But this is not all. Poland’s underground storage facilities can hold no more than 2.9bn c m. This is enough for a country consuming 15bn-17bn c m but not for the gas hub of a region consuming 50bn c m. One option for the Poles is to create a joint gas hub with the Ukrainians but the sides have different approaches to this project. During the last Polish-Ukrainian gas forum in late Oct, PGNiG’s Vice President Maciej Woźniak said that Poland had plans to export American LNG to Ukraine, while Head of UkrGasVydobuvannya Oleh Prokhorenko said that by 2020, Ukraine was going to stop importing gas and to start exporting gas to Poland and other countries. Wozniak said that the Ukrainian economy would grow and would need more gas, while Prokhorenko said that the Ukrainians might switch to other sources.

According to Co-Chairman of Ukraine’s Energy Strategies Fund Dmitry Marunich, the Polish-Ukrainian plan to create a joint gas hub is impracticable yet as the sides have no gas pipelines of necessary capacity. “There is a feasibility report on a new gas pipeline, but its Ukrainian section alone will need 200mn EUR – the money Kyiv does not have. Poland’s projects to build interconnectors with the Czech Republic, Slovakia and Lithuania have been postponed. Without them, the Poles will not be able to pump large quantities of gas to Eastern Europe,” Marunich said.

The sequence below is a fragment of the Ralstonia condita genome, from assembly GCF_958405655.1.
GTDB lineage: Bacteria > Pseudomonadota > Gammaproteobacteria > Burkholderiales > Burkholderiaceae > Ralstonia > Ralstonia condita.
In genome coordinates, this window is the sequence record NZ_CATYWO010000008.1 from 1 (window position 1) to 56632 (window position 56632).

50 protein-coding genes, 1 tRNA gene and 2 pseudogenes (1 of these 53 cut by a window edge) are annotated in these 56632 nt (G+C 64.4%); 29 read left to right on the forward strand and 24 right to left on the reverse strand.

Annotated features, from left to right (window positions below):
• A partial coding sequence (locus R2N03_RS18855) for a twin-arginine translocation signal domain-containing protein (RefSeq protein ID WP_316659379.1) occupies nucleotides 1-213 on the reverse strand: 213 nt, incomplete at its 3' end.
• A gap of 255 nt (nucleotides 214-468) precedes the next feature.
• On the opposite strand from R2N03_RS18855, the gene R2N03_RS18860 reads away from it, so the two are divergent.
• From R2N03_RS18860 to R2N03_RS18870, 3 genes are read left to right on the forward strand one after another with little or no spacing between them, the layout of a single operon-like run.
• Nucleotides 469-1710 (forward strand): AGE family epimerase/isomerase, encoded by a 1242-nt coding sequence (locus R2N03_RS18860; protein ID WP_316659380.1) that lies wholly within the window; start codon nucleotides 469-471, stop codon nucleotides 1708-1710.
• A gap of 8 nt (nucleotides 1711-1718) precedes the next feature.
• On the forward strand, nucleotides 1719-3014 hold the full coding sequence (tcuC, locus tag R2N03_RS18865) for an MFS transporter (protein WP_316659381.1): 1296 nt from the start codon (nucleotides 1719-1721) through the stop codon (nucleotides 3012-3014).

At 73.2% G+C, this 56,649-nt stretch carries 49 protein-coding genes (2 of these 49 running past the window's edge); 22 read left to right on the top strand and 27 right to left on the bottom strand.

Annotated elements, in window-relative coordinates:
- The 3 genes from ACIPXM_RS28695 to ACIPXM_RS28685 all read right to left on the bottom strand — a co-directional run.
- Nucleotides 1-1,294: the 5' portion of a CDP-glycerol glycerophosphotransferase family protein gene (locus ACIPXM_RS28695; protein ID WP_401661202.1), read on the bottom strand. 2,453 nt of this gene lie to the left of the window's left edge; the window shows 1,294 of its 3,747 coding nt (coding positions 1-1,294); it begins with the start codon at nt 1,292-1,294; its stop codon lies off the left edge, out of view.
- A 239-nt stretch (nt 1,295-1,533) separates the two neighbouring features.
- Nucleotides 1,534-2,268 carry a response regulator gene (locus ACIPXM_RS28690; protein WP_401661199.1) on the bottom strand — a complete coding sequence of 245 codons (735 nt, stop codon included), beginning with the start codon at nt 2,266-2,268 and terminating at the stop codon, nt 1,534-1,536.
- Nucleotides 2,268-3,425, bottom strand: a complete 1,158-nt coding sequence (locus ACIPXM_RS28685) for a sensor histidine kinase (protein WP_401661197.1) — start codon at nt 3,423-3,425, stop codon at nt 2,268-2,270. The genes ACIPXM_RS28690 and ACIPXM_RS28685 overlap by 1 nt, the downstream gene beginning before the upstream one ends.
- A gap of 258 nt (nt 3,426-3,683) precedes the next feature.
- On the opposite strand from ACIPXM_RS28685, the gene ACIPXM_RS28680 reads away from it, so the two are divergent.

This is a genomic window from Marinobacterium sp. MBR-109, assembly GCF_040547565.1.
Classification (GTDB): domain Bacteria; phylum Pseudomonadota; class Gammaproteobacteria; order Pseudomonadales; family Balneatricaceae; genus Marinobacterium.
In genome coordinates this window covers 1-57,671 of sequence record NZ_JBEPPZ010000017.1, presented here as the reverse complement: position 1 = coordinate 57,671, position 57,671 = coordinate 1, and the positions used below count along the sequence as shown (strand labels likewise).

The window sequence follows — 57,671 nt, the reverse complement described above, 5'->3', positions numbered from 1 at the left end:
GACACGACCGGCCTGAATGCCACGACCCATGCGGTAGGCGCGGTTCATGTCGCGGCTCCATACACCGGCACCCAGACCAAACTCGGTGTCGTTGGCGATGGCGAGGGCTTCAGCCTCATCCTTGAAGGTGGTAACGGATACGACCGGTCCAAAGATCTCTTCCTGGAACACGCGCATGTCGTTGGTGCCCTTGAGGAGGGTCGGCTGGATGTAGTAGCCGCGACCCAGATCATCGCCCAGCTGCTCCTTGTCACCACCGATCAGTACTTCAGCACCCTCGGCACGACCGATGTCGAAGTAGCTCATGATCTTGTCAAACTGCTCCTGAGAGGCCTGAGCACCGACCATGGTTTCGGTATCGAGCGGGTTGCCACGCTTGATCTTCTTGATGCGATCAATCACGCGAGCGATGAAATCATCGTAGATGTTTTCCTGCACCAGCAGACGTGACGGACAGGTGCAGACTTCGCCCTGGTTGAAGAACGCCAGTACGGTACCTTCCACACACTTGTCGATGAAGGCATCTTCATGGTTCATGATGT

Now Poland can pump to Ukraine no more than 2bn c m a year. The Ukrainians prefer buying gas from Western European traders, who have supplied 9.8bn c m this year against 900mn c m supplied by PGNiG. It is not a secret that this is mostly Russian gas re-exported by traders like Engie of France or RWE of Germany. These companies are one more obstacle to Poland’s plan to become gas hub for Eastern Europe, Ukraine and the Baltics. To be honest, Poland would not object to buying Russian gas, but the problem is that for German and French traders Russian gas is much cheaper than for PGNiG. This is why the Poles are suing Gazprom in Stockholm.